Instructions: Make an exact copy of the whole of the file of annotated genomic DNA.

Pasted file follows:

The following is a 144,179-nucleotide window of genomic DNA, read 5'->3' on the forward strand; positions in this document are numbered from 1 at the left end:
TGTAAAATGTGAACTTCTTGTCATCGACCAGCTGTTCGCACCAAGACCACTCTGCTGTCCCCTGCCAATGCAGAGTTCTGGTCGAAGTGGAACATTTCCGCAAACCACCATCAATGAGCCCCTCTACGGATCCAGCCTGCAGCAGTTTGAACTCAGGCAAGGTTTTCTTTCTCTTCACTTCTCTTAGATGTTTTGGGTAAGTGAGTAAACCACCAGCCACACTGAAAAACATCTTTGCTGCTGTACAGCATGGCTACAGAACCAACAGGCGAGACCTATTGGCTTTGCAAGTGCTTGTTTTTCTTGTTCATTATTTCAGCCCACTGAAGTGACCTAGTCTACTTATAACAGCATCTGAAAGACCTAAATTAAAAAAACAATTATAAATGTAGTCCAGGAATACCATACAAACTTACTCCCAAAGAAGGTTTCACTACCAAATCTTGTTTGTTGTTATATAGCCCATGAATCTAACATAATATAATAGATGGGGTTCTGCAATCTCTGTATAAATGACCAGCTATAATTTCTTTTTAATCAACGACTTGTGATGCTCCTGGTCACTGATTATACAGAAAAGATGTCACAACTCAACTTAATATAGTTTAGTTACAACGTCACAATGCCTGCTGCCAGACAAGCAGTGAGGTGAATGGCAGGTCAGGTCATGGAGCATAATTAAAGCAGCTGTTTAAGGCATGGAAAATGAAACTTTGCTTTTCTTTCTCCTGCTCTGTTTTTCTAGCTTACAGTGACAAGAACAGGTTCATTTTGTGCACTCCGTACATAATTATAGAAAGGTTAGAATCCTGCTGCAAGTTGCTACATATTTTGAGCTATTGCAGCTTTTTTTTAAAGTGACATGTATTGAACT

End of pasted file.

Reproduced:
The following is a 144,179-nucleotide window of genomic DNA, read 5'->3' on the forward strand; positions in this document are numbered from 1 at the left end:
TGTAAAATGTGAACTTCTTGTCATCGACCAGCTGTTCGCACCAAGACCACTCTGCTGTCCCCTGCCAATGCAGAGTTCTGGTCGAAGTGGAACATTTCCGCAAACCACCATCAATGAGCCCCTCTACGGATCCAGCCTGCAGCAGTTTGAACTCAGGCAAGGTTTTCTTTCTCTTCACTTCTCTTAGATGTTTTGGGTAAGTGAGTAAACCACCAGCCACACTGAAAAACATCTTTGCTGCTGTACAGCATGGCTACAGAACCAACAGGCGAGACCTATTGGCTTTGCAAGTGCTTGTTTTTCTTGTTCATTATTTCAGCCCACTGAAGTGACCTAGTCTACTTATAACAGCATCTGAAAGACCTAAATTAAAAAAACAATTATAAATGTAGTCCAGGAATACCATACAAACTTACTCCCAAAGAAGGTTTCACTACCAAATCTTGTTTGTTGTTATATAGCCCATGAATCTAACATAATATAATAGATGGGGTTCTGCAATCTCTGTATAAATGACCAGCTATAATTTCTTTTTAATCAACGACTTGTGATGCTCCTGGTCACTGATTATACAGAAAAGATGTCACAACTCAACTTAATATAGTTTAGTTACAACGTCACAATGCCTGCTGCCAGACAAGCAGTGAGGTGAATGGCAGGTCAGGTCATGGAGCATAATTAAAGCAGCTGTTTAAGGCATGGAAAATGAAACTTTGCTTTTCTTTCTCCTGCTCTGTTTTTCTAGCTTACAGTGACAAGAACAGGTTCATTTTGTGCACTCCGTACATAATTATAGAAAGGTTAGAATCCTGCTGCAAGTTGCTACATATTTTGAGCTATTGCAGCTTTTTTTTAAAGTGACATGTATTGAACT